Richie Hofmann's New Orbit of Intimacy

by Mark William Norby

Bay Area Reporter

Wednesday March 30, 2022

Poet Richie Hofmann
Poet Richie Hofmann  (Source:Marcus Jackson)

Writer Serge Doubrovsky first coined the term autofiction, also called autobiographical fiction, in 1977 with reference to his novel "Fils." Dubrovsky was French. Therefore, autofiction is considered a French invention.

But autofiction is seen as far back as in the writings of James Joyce in his legendary novel "A Portrait of the Artist as a Young Man." Joyce's novel combines memoir and fiction in order to detail the character's interior monologue and psychic realities over emphasis on the external.

Recently published in The New Yorker and New York Review of Books, San Francisco poet Richie Hofmann achieves all of the above.

French autofiction inspired Hofmann's intimate new collection, "A Hundred Lovers" (Knopf, February 8, 2022). The grit and sacrifice required to understand the sense of beauty and sorrow are deftly captured in the book, and his poetry is an endeavor of commitment to the rendering and refinement of form. It's a work that encapsulates, touching environment, carnal, psychic, and deeply erotic worlds.

Hofmann was awarded a Stegner Fellowship at Stanford University, followed by an appointment to Jones Lecturer in Poetry, also at Stanford, where he currently teaches. To understand his innovative dialectics, it is worth paying a short visit to his first release, "Second Empire" (Alice James Books, November 3, 2015) through the poem, "At the Palais Garnier":

We always arrived late,

sometimes in masks. You wore a sword

at your side. The heads that watched

our little pageant were busts of the great composers

and not men lined up for the executions.

The style was Second Empire,

but the empire had already fallen

by the time the façade was finished.

The casts changed seasonally

like our lovers. I remember,

through black-lace fans, Hänsel & Gretel

eating a garish cake in the darkness.

We covered our mouths

when we laughed at the children trapped

in the house of sweets. We ate cake at intermission

in order to stay awake.

A very notable collection worth owning. Now transport yourself to the present and read "Bottom's Dream":

The less he can see me, smell me, hear me, and taste me the better. It's by design, Madonna

playing, my shirt open, another season entirely

outside, where we spill out onto an almost-winter street:

I remember smoke drifted from his lips

making Rococo shapes, his mouth sticky.

The limestone walls making us so hairy and dynamic

by contrast. I think of those paintings kept behind a curtain in a perverted bishop's collection.

Don't I know then: my death will be a thin fabric

he kisses me through. Fuck. I shouldn't say that:

I'm from New Jersey, my dad was an executive, my fantasies

of violence are trite.

Still, I thought it; everything humid

for a minute, the lindens shedding globby tears.

Then in "The Fables":

In school, we read a ridiculous story by Aesop,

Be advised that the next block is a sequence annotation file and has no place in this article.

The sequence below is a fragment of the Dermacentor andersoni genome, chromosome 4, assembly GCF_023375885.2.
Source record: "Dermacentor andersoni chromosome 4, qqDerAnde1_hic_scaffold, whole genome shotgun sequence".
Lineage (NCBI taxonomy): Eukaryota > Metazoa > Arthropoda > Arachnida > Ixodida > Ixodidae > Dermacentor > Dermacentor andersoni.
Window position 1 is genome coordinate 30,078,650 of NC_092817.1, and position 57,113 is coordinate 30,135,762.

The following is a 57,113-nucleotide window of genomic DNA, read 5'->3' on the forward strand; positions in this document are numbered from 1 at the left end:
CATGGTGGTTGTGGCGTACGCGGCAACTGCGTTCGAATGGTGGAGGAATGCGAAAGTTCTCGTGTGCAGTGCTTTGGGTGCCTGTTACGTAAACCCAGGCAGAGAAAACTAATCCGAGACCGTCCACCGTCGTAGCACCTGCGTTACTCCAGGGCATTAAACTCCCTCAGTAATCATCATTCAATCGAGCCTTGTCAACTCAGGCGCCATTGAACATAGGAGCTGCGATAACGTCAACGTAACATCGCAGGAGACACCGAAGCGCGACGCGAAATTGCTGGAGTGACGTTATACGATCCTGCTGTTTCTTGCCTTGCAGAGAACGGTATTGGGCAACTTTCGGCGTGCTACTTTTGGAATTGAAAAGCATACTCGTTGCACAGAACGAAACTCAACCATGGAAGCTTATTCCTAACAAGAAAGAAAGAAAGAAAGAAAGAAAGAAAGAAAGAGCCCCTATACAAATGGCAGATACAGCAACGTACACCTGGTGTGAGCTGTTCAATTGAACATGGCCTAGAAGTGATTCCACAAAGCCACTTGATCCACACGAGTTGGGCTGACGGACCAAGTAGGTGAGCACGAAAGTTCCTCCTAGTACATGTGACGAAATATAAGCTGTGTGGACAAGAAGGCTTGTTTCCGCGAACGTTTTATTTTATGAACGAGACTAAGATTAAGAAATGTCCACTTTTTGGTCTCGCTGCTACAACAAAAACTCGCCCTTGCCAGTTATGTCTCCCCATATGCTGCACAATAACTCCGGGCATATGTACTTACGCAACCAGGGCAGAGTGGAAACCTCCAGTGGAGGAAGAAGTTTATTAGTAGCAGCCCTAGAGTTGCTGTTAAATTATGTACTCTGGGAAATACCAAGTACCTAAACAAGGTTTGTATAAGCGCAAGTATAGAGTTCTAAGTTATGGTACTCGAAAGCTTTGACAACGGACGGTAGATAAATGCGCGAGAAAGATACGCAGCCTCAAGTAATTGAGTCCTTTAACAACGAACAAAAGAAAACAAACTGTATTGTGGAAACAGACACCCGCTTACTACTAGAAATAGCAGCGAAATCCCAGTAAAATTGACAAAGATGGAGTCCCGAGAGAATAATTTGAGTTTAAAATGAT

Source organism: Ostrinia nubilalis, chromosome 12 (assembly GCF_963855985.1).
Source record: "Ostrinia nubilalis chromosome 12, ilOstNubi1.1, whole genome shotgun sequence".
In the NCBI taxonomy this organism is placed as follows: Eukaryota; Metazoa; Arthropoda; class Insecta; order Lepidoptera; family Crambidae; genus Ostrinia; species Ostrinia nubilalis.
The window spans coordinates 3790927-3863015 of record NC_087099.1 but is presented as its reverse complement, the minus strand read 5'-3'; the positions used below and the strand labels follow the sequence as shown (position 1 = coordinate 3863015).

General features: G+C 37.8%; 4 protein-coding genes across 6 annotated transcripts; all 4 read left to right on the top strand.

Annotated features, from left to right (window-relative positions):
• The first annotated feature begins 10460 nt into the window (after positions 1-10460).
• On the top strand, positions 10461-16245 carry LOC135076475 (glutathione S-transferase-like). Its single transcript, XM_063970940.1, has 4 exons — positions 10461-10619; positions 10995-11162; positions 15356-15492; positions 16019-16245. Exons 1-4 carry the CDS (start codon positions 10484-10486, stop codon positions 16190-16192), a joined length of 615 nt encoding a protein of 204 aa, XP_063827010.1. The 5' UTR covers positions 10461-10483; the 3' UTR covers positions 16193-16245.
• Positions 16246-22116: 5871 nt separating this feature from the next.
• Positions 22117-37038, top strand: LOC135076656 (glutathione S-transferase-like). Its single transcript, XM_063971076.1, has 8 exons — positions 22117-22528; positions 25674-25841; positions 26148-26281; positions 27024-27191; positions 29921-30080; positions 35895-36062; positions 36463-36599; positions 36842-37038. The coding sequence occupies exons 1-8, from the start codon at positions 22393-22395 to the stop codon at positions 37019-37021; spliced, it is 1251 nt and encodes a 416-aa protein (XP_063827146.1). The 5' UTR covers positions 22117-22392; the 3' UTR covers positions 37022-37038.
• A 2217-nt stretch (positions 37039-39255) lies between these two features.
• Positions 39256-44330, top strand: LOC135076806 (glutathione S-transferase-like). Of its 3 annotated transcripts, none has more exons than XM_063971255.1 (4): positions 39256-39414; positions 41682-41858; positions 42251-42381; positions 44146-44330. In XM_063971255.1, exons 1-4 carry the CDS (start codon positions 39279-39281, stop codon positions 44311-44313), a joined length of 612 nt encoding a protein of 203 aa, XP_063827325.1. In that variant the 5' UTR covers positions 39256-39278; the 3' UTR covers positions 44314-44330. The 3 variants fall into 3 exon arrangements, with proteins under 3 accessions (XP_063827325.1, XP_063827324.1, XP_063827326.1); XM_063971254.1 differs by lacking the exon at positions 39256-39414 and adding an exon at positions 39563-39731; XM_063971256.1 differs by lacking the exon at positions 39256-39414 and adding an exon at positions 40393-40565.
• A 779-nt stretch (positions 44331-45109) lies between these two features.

one not involving wise or foolish animals or insects, but one in which a god

allocates emotions

to the parts of the body. Intellect to the mind, Love

to the heart, etc. etc., until only the asshole is left,

to which the god assigns Shame. Understandably, Shame is unhappy with the

accommodations, but it's too late. Shame

curses, "If Eros should ever seek to occupy that place,

I will leave the body for good." This is why

homosexuals have no shame, according to Aesop,

or one of his Victorian translators. According to me, this is why there is no

moral order

to my sexual imagination, and why, praising my looks and hair and white flesh

as I lie with you, then falling

silent for days at a time, you really are the master of my pain.

Great poetry is worth more than the sum of its parts: Worth more than verse, meter, line breaks, rhythm; more than person, place, emotion, and psychic atmosphere. Poetry is both the analysis combined with arising emotions of bodies in space performing through subjects with objects in time.

Thus, we have the opportunity to wrestle with our own psychic shame and the ability to grow and free ourselves from that dark world of society and childhood. This gives way to higher self, self-respect, and respect for others.

Identity becomes personhood through the vehicle of a given artistic medium. In Hofmann's longer poem "The Arab Baths," the poet breathes over us in unmitigated physicality in relation to heat and steam, to the smells of lavender, red amber, flower of pomegranate; the mint of the tea, candles in the dark, men in different stages of life together in an aural and oral cell of flesh desiring intimacy with flesh at times held at bay, but nevertheless triumphant in the ability to deliver us unity.

The great reward: Presence entering self with other, in a slice out of time, the poem a little universe more than time itself. It is lasting, universal, and it is our own.

Look for "A Hundred Lovers" at the Castro's independent bookstore Fabulosa Books (489 Castro St.). Reliable online sources include Powells.com and Albertine.com — books in French and English.

www.richiehofmann.com

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